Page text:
Mac users are being targeted with fake browser updates that spread malware

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Hackers behind the Atomic Stealer (AMOS) have set up a new campaign to target Mac users, a new report from Malwarebytes has found.

AMOS is a popular infostealer that has, until recently, only worked on a Windows-powered endpoint and is capable of stealing passwords stored in browsers, session cookies, and more. 

Now, it seems that the threat actors have pivoted towards Mac users as well with a new malicious campaign Malwarebytes has dubbed ClearFake.

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Abusing compromised websites

This time around, the distribution mechanism appears to be different. In previous campaigns, the researchers observed the attackers distributing AMOS either through fake software cracks, loaders, and key generators or by impersonating popular software manufacturers and tech companies. 

Malwarebytes has now seen hackers create malicious ads on Google (paid for, most likely, with compromised accounts), used to promote landing pages that impersonate major tech brands. Victims who visit those websites could mistake them for legitimate ones, and end up downloading the malware.

In this campaign, the hackers would first compromise a website (either through brute-forcing, abusing vulnerabilities, or purchasing login credentials on the dark web) and then create a pop-up ad that mimics a browser update prompt. Users visiting these websites would believe their browser needs to be updated in order to view the content. To make matters worse, the fake ads are quite convincing, impersonating major brands such as Apple or Google quite well. Those without a sharp eye could easily be tricked into thinking they really need to update their browser.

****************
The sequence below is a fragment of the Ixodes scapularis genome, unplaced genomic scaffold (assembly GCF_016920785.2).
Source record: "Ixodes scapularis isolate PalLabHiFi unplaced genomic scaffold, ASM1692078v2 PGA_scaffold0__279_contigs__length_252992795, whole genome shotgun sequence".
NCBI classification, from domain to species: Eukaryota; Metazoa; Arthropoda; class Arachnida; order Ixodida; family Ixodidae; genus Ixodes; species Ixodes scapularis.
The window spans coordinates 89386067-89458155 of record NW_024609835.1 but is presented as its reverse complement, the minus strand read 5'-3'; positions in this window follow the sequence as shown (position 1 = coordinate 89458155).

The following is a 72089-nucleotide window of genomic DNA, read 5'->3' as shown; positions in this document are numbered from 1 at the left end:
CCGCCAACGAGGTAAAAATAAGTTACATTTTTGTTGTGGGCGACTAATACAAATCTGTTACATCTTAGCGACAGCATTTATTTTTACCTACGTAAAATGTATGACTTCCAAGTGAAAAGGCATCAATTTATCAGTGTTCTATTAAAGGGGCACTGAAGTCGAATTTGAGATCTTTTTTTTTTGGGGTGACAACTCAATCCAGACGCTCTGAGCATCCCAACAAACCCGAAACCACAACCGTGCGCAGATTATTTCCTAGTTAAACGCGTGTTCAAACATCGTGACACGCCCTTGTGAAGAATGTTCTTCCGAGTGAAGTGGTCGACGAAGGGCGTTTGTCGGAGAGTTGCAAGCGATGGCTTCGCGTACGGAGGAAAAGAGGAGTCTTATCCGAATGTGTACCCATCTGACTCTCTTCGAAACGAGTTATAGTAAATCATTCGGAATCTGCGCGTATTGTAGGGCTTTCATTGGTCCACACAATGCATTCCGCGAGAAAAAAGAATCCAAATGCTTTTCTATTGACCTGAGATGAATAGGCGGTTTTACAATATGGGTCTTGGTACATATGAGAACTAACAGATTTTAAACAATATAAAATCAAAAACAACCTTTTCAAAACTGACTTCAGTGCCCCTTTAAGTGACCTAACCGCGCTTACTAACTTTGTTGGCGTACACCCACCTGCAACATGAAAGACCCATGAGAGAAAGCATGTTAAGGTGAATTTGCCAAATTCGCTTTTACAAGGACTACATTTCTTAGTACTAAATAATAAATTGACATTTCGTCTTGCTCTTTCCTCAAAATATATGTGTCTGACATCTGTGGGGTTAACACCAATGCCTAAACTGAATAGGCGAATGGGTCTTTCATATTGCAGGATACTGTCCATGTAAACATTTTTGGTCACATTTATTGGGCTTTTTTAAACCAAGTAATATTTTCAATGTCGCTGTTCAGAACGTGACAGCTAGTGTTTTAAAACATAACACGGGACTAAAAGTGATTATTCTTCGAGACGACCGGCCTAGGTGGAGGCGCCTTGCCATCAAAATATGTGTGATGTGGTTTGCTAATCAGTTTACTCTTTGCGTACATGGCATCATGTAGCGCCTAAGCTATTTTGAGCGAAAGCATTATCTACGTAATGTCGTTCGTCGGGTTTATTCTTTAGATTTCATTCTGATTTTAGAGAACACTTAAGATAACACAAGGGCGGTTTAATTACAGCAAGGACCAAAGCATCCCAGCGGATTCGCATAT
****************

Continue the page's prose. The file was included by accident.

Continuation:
Obviously, depending on the operating system and the browser they use, the victims would receive a partially personalized ad.

As soon as the victims run the program, it will steal the data and immediately send it to the attackers’ C2 servers. Atomic Stealer goes for passwords, autofills, user information, wallets, browser cookies, and keychain data. 

“While Mac malware really does exist, it tends to be less detected than its Windows counterpart,” the researchers said in their technical write-up in September this year. “The developer or seller for AMOS actually made it a selling point that their toolkit is capable of evading detection.”

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Sead is a seasoned freelance journalist based in Sarajevo, Bosnia and Herzegovina. He writes about IT (cloud, IoT, 5G, VPN) and cybersecurity (ransomware, data breaches, laws and regulations). In his career, spanning more than a decade, he’s written for numerous media outlets, including Al Jazeera Balkans. He’s also held several modules on content writing for Represent Communications.